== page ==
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Southwest Louisiana Higher Education Institutions Well Prepared for Job Growth

Learn how the region's colleges and universities are growing to meet the needs of a demanding workforce.

By Teree Caruthers on October 30, 2015

Lake Charles LA
Lake Charles / Michael D. Tedesco

Thanks in part to a projected $80 billion petrochemical industry expansion, Southwest Louisiana’s economy is growing at a phenomenal rate, and its colleges and universities are working in overdrive to keep up with the industry’s workforce demands. Fortunately, the region’s higher education institutions have been preparing for this economic boom for years. SOWELA Technical College has spent the last two years working with petrochemical companies to identify their labor needs.

“We know that at the height of this build-out, we’re going to employ approximately 35,000 skilled craftsmen in this region,” says Joseph Fleishman, SOWELA’s vice chancellor for economic and workforce development.

These in-demand jobs will include skilled welders, pipe fitters, machinists, millwrights and more, Fleishman says. In anticipation, SOWELA has invested in adding and expanding programs in machine and tool technology, millwright, welding, HVAC, process control and others needed to support emerging industry. The college’s process control program has doubled from 400 to 800 students over the past three years, and its instrument tech program has grown from 300 to nearly 700 students.

“We saw this wave coming, we prepared ourselves, and we are ready,” Fleishman says.

Skilled Players

Joining SOWELA in filling industry workforce gaps are organizations such as the Associated Builders and Contractors (ABC) and the United Association Union of Plumbers, Fitters, Welders and Service Tech, which is opening a school in Lake Charles to train plumbers and welders. In addition to training existing and new employees, ABC has set up 10 satellite campuses at area high schools, training students in welding, pipe-fitting, electrical, millwright, carpentry, scaffold building, instrumentation and more.

“Everything we do is based on what the industry wants,” says Kirby Bruchhaus, director of education at ABC’s Westlake facility.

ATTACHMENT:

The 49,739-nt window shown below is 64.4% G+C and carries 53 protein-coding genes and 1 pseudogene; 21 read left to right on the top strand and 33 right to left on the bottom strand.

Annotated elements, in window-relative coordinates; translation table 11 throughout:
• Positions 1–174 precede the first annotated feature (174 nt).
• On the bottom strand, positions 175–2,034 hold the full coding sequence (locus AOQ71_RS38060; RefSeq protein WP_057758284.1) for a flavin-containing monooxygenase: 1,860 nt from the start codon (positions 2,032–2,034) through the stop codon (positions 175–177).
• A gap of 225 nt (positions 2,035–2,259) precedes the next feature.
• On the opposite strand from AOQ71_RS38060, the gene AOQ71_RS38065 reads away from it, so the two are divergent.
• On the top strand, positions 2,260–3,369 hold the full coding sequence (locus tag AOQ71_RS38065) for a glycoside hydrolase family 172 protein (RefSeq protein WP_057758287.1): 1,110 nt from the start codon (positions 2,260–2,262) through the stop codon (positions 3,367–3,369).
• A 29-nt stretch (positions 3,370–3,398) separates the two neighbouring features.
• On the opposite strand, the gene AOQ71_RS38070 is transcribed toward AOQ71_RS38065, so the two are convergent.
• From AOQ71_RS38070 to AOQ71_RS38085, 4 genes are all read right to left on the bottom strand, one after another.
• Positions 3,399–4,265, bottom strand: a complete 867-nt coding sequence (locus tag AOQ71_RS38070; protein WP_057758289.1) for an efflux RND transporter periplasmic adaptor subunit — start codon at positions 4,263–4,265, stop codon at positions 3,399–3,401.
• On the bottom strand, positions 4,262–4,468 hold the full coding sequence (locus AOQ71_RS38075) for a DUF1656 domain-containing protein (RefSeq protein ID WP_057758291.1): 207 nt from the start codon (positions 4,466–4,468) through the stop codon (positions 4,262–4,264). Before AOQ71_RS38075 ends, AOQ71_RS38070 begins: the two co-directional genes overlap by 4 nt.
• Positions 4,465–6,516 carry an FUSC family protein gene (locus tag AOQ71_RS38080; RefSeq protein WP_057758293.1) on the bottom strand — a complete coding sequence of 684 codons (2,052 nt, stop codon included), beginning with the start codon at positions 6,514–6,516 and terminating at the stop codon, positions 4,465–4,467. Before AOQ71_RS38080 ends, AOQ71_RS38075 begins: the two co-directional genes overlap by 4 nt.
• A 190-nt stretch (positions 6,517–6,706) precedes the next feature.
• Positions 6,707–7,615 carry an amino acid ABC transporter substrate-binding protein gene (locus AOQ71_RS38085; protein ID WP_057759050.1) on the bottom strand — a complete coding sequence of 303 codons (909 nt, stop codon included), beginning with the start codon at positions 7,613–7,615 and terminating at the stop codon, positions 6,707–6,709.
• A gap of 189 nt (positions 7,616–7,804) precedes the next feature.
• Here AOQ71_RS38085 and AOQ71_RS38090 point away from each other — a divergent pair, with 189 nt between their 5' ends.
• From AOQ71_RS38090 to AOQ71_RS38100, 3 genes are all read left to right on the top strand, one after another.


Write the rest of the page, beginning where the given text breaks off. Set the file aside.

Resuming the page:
“We meet with contractors and industry leaders to see what kind of training they’re needing. Also our teachers are all from the industry, so they know what the industry wants.”

McNeese State University also has been preparing for the influx of new jobs and is primed to provide the science, engineering, math and computer science graduates these expanding industrial facilities will need. The university’s College of Engineering, for example, is one of the few four-year institutions with a model chemical plant featuring industrial-grade equipment, instrumentation and controls to train future engineers and current employees. University president Philip C. Williams says the technology boom will boost an already growing population, and the university and other institutions such as Delta School of Business and Technology are preparing to fill jobs in associated fields like health care, education and business.

“We are focused on preparing graduates to meet the challenges that a global economy will bring to the workplace,” Williams says. “These graduates will possess the skills to adjust to the rapidly changing employment opportunities that technology will demand. They will be versatile, adaptable, creative and innovative.”

Smart Starts 

Innovation is especially apparent at the Southwest Louisiana Entrepreneurial and Economic Development (SEED) Center, a business incubator developed through collaboration between McNeese State, the Southwest Louisiana Economic Development Alliance, the Calcasieu Parish Police Jury and the City of Lake Charles. Home to the McNeese Student Innovation Lab and Classroom, the SEED center offers courses in creativity, communication skills and commercialization. Students learn to use 3D scanning, printing and milling to refine ideas and create prototypes of new products. McNeese is only the second university in the nation to offer an innovation curriculum, and it places a strong emphasis on science, technology, engineering and math (STEM).

“By 2018, one out of every 20 global jobs will be STEM-related,” Williams says. “STEM curricula teach students how to approach problems in an analytical and logical way. At McNeese, STEM-based degree programs open up rewarding and challenging careers in forensic science, veterinary technology, game development, agriculture production, dietetics, radiology and so much more.”

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